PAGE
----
Cats are wonderful. Cat pee stinks. Here’s how you get rid of kitty urine smells:
How to Get Rid of Cat Litter Odors
Destroy Odor Compounds with NonScents Cat Litter Deodorizer
Of all the methods on the market for controlling kitty litter smells, our deodorizer is the best. It doesn’t try to catch odors like baking soda or charcoal (slow & ineffective), cover them with perfumes, or break them down (again, slow & ineffective) with enzymes.
Our kitty litter deodorizer simply destroys odor causing compounds at the molecular level. Sprinkle it across the surface of your cat’s litter (after scooping any solid waste) and you’ll be creating an odor-fighting barrier that will keep your home smelling fresh.
NonScents Litter Deodorizer is designed for use with conventional clumping or non-clumping litter. If you’re using a non-traditional litter (gel, newspaper, litter pads, wood shavings, etc), our Pet Odor Remover Spray will work better.
Absorb Odors with Baking Soda or Charcoal
Baking soda, zeolite sand, and activated charcoal are often used in deodorizing products to capture odor bearing molecules in their extremely porous surfaces (think of them working like nets). Baking soda can also react with some components of cat pee to neutralize them. Unfortunately, both of these effects are relatively weak.
While our litter deodorizer is made with a zeolite base, the zeolite is serving as a carrier for our odor-fighting coating, not the sole odor control element itself.
Absorb Urine with Wood Chips or Clumping Litter
Rather than trapping odor compounds indirectly, some products try to absorb the urine itself, along with some of its odor causing compounds. That can work, to a point, but it’s easy for that sort of system to get overwhelmed if you’re not cleaning the litter box frequently, plus urine on the surface of whatever the absorbing substance is will continue to smell.
Clumping litter doesn’t do a lot to control odor itself, but the idea is that it makes it easy for you to remove much of the urine from the box.
Overpower Odors with Fragrances
A lot of kitty litter products bring their own powerful (ostensibly more pleasant) odors into your home in an attempt to overpower the scent of cat pee.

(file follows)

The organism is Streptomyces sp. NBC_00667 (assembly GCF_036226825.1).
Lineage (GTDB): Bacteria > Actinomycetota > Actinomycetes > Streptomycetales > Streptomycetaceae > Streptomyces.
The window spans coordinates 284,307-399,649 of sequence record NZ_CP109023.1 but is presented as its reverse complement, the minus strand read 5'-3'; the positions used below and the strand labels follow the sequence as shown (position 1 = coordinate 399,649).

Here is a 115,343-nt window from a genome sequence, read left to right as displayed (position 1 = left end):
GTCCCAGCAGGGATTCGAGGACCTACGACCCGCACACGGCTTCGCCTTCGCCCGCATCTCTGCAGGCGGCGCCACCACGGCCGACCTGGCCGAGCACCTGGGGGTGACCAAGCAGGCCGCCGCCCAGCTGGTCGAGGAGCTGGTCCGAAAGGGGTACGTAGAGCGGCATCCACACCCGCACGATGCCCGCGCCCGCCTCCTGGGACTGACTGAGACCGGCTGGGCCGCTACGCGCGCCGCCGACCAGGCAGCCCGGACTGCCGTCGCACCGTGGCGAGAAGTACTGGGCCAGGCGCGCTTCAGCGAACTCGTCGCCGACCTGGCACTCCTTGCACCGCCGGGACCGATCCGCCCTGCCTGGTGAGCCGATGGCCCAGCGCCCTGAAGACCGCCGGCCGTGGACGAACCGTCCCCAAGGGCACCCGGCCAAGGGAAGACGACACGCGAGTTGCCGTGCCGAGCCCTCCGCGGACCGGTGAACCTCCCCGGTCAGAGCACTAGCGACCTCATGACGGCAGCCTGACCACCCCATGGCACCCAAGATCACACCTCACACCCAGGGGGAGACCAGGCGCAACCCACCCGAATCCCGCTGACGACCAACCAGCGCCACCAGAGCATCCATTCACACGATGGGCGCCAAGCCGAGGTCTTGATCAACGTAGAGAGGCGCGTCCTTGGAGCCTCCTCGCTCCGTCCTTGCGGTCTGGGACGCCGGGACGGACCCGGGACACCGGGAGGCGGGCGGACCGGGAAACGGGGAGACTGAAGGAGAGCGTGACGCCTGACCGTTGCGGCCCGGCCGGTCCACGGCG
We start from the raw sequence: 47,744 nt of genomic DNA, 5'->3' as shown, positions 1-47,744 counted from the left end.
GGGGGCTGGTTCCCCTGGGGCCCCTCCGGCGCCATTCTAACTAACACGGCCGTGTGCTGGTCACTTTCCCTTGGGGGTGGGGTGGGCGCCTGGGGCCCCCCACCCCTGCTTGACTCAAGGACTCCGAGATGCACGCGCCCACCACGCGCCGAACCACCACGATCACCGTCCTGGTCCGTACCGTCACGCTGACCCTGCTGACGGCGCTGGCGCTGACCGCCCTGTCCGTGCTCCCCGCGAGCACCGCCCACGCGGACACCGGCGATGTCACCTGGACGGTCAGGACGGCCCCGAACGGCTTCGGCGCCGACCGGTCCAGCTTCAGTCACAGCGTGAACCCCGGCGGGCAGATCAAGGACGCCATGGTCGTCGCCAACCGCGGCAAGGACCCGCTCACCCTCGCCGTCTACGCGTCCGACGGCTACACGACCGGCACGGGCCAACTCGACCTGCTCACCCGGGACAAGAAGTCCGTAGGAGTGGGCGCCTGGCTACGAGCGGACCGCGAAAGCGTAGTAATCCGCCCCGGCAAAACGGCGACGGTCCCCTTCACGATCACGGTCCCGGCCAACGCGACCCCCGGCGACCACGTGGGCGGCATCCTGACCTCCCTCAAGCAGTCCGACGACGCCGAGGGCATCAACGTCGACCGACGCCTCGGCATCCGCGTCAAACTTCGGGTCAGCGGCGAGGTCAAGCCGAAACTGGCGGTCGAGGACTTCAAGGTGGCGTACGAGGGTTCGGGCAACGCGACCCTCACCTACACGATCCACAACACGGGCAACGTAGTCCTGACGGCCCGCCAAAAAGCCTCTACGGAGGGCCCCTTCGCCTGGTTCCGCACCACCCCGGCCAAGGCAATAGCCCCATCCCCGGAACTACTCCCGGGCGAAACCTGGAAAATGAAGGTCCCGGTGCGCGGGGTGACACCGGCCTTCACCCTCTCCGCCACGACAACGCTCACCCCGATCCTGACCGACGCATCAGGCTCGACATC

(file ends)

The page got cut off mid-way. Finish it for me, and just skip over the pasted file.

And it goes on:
How to Get Rid of Cat Urine Odor on the Carpet, Couch, Pillows, Clothes, etc
Did one of your cats have an accident outside of the litter box? Their sensitive noses mean that the stain not only smells bad to you, but it serves as a marker of a place to go to the bathroom again in future.
If you want to get rid of cat pee (or poop, or barf) odors on your carpet, couch, or various other places around your house, here are the most commonly used methods:
Destroy Odor Compounds - NonScents Pet Odor Remover Spray
Our pet odor removal spray is the right tool for the job, because it attacks the compounds that make cat pee & poop smell at the molecular level. It’s fast and incredibly effective, but still safe for you and your pets. Just clean up the mess, soak the area with the spray, wait 30 minutes, and then dry up any remaining liquid in the spot.
The spray will even continue to protect that same spot from bad odors for weeks afterwards!
If you already have some of our Cat Litter Deodorizer handy, you can also sprinkle some on the affected area (after cleaning), let it sit for a while, then vacuum it up. It’ll not only work on the odor at the spot, it’ll help deodorize your vacuum too!
Neutralize Bad Odors – Vinegar
Vinegar’s acidic nature reacts with some of the odor-causing compounds (alkaline salts) that develop in drying cat pee. It breaks them down, helping with the smell. Unfortunately they aren’t the only component of cat pee’s odor.
Absorb Bad Odors – Baking Soda
Baking soda is often used to absorb bad odors, capturing them as if in a net. Unfortunately it’s slow, passive, and not very effective. Baking soda also reacts with some compounds in cat pee, which also helps…but ultimately it doesn’t do enough of the job.
Break Down Bad Odors – Enzymatic Sprays
Enzymatic sprays make bold claims about being able to take out odors completely, but in practice they don’t actually work that well. Enzymes are slow to act, sensitive to their environment, require the stain to be fresh, and don’t break down everything.
Easy, Effective, Affordable, Safe